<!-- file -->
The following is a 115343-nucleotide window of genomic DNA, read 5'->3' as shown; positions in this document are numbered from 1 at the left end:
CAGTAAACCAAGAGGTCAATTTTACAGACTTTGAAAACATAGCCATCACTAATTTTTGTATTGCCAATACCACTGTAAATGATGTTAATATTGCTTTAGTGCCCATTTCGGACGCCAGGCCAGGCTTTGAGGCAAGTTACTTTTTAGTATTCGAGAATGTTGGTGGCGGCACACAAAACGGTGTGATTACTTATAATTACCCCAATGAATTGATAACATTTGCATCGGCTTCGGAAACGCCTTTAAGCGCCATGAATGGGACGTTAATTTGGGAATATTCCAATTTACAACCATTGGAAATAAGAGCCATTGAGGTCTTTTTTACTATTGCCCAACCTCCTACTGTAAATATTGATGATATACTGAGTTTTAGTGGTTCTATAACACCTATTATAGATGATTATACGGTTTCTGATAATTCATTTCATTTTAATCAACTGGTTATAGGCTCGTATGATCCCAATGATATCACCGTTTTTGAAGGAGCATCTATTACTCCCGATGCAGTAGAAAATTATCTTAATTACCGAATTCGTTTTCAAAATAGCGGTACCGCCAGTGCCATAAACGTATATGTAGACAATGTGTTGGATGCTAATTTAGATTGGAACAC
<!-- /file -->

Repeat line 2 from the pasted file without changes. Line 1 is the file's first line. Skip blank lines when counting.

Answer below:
CAGTAAACCAAGAGGTCAATTTTACAGACTTTGAAAACATAGCCATCACTAATTTTTGTATTGCCAATACCACTGTAAATGATGTTAATATTGCTTTAGTGCCCATTTCGGACGCCAGGCCAGGCTTTGAGGCAAGTTACTTTTTAGTATTCGAGAATGTTGGTGGCGGCACACAAAACGGTGTGATTACTTATAATTACCCCAATGAATTGATAACATTTGCATCGGCTTCGGAAACGCCTTTAAGCGCCATGAATGGGACGTTAATTTGGGAATATTCCAATTTACAACCATTGGAAATAAGAGCCATTGAGGTCTTTTTTACTATTGCCCAACCTCCTACTGTAAATATTGATGATATACTGAGTTTTAGTGGTTCTATAACACCTATTATAGATGATTATACGGTTTCTGATAATTCATTTCATTTTAATCAACTGGTTATAGGCTCGTATGATCCCAATGATATCACCGTTTTTGAAGGAGCATCTATTACTCCCGATGCAGTAGAAAATTATCTTAATTACCGAATTCGTTTTCAAAATAGCGGTACCGCCAGTGCCATAAACGTATATGTAGACAATGTGTTGGATGCTAATTTAGATTGGAACAC